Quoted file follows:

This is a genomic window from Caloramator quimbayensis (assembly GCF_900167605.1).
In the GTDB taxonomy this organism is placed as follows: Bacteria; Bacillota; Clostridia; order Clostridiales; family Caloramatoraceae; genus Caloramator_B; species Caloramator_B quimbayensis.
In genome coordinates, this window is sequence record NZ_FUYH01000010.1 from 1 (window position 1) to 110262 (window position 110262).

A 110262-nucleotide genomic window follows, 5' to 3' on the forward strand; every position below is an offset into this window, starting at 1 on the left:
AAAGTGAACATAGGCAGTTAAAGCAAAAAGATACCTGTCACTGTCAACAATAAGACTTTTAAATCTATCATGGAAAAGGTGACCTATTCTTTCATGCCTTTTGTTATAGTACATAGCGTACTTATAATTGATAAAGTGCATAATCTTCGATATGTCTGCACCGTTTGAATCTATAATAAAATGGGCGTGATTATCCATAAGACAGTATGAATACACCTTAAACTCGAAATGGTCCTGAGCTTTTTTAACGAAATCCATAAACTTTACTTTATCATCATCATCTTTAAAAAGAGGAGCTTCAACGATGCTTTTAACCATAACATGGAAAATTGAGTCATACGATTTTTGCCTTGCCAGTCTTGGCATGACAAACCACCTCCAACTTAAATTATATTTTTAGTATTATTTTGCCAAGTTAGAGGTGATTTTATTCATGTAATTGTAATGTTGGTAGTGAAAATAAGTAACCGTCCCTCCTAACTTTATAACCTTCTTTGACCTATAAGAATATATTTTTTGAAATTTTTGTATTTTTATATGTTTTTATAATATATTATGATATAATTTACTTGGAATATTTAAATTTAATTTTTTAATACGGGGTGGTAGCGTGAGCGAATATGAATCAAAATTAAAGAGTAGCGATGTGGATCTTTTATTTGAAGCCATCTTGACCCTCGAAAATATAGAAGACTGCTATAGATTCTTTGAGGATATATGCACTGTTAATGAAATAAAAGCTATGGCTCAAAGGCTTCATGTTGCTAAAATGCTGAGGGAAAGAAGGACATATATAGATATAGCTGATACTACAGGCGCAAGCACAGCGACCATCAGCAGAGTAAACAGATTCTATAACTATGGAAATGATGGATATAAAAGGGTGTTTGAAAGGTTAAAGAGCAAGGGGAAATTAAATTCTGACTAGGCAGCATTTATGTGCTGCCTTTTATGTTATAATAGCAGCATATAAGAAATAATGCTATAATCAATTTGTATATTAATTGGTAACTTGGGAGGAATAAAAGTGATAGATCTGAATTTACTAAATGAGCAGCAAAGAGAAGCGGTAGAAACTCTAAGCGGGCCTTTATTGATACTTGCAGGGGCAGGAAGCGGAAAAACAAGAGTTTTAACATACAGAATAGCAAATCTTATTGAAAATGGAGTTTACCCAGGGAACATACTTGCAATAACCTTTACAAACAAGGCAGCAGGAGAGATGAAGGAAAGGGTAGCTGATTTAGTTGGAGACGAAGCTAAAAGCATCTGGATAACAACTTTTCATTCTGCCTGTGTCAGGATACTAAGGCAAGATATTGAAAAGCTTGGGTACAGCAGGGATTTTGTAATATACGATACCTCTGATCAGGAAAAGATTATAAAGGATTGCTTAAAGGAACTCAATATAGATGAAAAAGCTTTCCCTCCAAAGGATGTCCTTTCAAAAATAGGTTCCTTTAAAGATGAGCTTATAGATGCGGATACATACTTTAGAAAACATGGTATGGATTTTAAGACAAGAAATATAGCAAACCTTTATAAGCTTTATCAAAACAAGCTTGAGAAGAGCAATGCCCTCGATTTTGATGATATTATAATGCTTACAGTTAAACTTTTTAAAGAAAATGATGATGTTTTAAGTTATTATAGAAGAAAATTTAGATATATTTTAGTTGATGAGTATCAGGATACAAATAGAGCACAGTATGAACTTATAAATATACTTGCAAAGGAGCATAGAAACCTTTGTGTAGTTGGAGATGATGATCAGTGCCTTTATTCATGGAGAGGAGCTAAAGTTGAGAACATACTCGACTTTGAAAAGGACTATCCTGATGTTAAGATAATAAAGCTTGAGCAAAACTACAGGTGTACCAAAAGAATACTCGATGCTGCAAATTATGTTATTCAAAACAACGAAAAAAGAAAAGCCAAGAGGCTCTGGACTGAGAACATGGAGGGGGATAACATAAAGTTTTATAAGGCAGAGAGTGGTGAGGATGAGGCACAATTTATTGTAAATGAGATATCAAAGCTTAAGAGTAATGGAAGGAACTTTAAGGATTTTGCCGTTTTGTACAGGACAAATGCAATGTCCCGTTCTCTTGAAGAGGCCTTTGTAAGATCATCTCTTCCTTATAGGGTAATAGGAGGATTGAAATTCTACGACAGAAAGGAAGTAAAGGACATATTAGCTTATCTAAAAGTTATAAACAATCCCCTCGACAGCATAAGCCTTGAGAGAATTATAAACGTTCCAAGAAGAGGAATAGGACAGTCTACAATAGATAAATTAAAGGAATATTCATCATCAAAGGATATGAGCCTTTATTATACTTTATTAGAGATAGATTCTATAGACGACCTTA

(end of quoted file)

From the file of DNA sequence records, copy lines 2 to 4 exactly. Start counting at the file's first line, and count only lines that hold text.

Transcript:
In the GTDB taxonomy this organism is placed as follows: Bacteria; Bacillota; Clostridia; order Clostridiales; family Caloramatoraceae; genus Caloramator_B; species Caloramator_B quimbayensis.
In genome coordinates, this window is sequence record NZ_FUYH01000010.1 from 1 (window position 1) to 110262 (window position 110262).

A 110262-nucleotide genomic window follows, 5' to 3' on the forward strand; every position below is an offset into this window, starting at 1 on the left: